Traveling to the Andean Highlands: A Q&A with Mandy Haakenson

Andean Highlands

Tell us about yourself! What do you do when you’re not traveling the world? Where do you live? What made you decide to go to your most recent destination?

When I’m not traveling or helping other people travel, I’m a busy mom who enjoys running, reading, knitting, writing, and photography. I was raised (mostly) in Seattle, Washington, but grew up traveling to South America and Europe, where my parents are from. Before having kids, my husband I spent seven months traveling around the world. We moved our family to Europe five years ago and currently live in England.

We still travel as much as we can with our kids, yet I’m equally passionate about helping other people fulfill their travel dreams, which is why I love working as a trip designer and destination specialist for GreenSpot Travel. We work with customers to design exceptional vacation experiences, which protect and promote the communities we visit, and inspire meaningful exchange between people and places.

South America holds a very special place in my heart, and I’ve been fortunate enough to make a couple of trips to Ecuador. I most recently traveled there to experience all the natural and cultural adventures we offer to GreenSpot travelers. This trip did not include the Galapagos Islands, and although the islands are very special, we feel that mainland Ecuador is a treasure trove of vibrant culture, abundant wildlife and inspiring adventure.

Andean Highlands

How long did you go for? How did you spend your time?

I was in Ecuador for 11 days. Some of the activities I enjoyed were rafting the upper Napo river, mountain biking and horseback riding in Cotopaxi National Park, trekking through rainforest and cloud forest for peaceful bird watching, engaging and learning from the indigenous communities and learning how to make cheese empanadas in a cooking class.

Andean Highlands

What were your most memorable experiences? What were the biggest disappointments?

I loved immersing myself in the Chagra culture (Ecuadorian highland cowboy) in the Andean highlands, near Cotopaxi volcano. Donning chaps and a poncho we set out on horseback with the sun low in the sky and a brilliant rainbow on the horizon.

Nothing about Ecuador was disappointing, except that we experienced some travel delays due to a landslide along the highway. Obviously, landslides can be quite dangerous, so we were fortunate that it only caused us traffic issues and itinerary delays.

Andean Highlands

What do you wish you knew before you went?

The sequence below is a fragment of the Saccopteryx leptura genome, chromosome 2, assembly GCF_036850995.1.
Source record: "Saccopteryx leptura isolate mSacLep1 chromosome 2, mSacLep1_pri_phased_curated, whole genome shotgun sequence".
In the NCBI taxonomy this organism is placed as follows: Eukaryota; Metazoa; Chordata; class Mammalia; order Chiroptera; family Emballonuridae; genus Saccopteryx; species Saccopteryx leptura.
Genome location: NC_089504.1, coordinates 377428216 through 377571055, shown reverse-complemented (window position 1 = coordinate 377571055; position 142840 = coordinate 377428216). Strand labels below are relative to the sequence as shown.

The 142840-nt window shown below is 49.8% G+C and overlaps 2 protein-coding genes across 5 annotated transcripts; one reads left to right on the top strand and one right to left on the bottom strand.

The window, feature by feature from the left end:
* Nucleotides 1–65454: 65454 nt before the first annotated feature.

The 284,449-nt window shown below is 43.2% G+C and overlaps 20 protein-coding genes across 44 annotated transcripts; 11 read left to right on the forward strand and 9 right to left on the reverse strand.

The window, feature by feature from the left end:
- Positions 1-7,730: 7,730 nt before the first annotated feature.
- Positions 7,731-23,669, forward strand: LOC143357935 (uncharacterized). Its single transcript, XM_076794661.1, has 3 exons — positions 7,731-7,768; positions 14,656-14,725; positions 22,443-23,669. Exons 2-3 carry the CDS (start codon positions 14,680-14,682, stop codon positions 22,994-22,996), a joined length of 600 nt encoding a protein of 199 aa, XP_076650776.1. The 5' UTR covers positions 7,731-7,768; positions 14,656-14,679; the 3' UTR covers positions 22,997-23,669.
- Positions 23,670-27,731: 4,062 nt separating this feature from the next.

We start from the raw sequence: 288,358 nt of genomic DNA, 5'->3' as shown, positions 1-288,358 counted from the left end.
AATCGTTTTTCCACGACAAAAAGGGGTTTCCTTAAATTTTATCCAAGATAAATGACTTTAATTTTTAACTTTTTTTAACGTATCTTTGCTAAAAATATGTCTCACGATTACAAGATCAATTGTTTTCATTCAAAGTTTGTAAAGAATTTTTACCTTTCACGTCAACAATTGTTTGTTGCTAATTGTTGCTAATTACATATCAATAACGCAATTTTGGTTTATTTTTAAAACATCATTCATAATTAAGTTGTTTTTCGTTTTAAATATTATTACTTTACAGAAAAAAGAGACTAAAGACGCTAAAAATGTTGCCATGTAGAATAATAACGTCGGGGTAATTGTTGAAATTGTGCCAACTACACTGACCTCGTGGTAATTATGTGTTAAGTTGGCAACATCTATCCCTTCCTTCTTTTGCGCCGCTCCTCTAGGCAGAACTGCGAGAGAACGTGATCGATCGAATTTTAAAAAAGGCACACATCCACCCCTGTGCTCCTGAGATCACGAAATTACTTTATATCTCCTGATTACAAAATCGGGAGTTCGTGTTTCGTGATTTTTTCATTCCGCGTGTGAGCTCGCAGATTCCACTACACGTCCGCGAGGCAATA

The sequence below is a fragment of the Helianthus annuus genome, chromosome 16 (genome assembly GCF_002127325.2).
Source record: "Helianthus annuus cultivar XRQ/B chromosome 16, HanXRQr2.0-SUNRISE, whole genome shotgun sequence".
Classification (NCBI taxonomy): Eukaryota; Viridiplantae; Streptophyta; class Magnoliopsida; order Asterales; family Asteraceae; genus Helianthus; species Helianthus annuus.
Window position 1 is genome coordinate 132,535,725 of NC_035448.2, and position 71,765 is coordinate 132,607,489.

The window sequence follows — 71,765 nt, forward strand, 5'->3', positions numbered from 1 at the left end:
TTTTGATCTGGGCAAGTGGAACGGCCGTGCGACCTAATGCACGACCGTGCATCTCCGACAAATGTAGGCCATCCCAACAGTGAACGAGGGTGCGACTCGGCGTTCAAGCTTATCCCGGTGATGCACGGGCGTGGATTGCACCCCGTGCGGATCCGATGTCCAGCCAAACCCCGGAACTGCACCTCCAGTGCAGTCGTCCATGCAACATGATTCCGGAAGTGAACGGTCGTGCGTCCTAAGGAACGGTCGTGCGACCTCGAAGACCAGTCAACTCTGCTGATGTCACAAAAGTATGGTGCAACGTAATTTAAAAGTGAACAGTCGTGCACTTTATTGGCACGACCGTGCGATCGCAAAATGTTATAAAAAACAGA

As most of us know, Ecuador is a small country that lies on the equator. The capital city of Quito, sits at over 9,300 feet elevation and it is possible to travel from the jungle to the highlands in the same day, which is truly exceptional! This allows mega-biodiversity to exist within a relatively small proximity. However, it also takes a toll on the body as it quickly adjusts from low to high elevation. It’s important to stay hydrated, not over exert yourself and to follow high elevation precautions. Some people might consider taking altitude medicine, but over-the-counter headache medicine can help.

Andean Highlands

Any favorite restaurants/hotels/hostels/sites you’d like to recommend? Tell us what made them great!

I stayed in some lovely hotels, including the luxurious Mashpi Lodge, which has won several awards, such as National Geographic’s Unique Lodges of the World. This hotel has the ability to make you feel immersed in nature and extravagance at the same time, and the bird watching was top notch.

The less lavish, but ever so charming, family-owned Hacienda El Porvenir in the Andean Highlands, stole my heart the moment I arrived. The inviting décor, family photos and roaring fireplace will make anyone feel right at home. The view of Cotopaxi volcano outside my window was breathtaking and every meal included traditional Ecuadorian goodness. Jorge Perez and his family offer an array of activities including horseback riding, mountain biking, high ropes course, hiking and nature walks and cooking classes.

Andean Highlands

Is there anything that women specifically should know before they travel to your destination?

As one might guess, this isn’t a country to walk around at night alone. Particularly in some areas of Quito, crime can be a common occurrence. Mostly, petty thievery and pick pocketing is a problem.
Cases of locally transmitted Zika virus have been confirmed in Ecuador. You should follow the advice of the National Travel Health Network and discuss your travel plans with your doctor, particularly if you’re pregnant or planning to become pregnant.

About Real Deal

Real DealOn the Real Deal, women share the highlights and challenges from their recent trip--and what they wish they knew before going.

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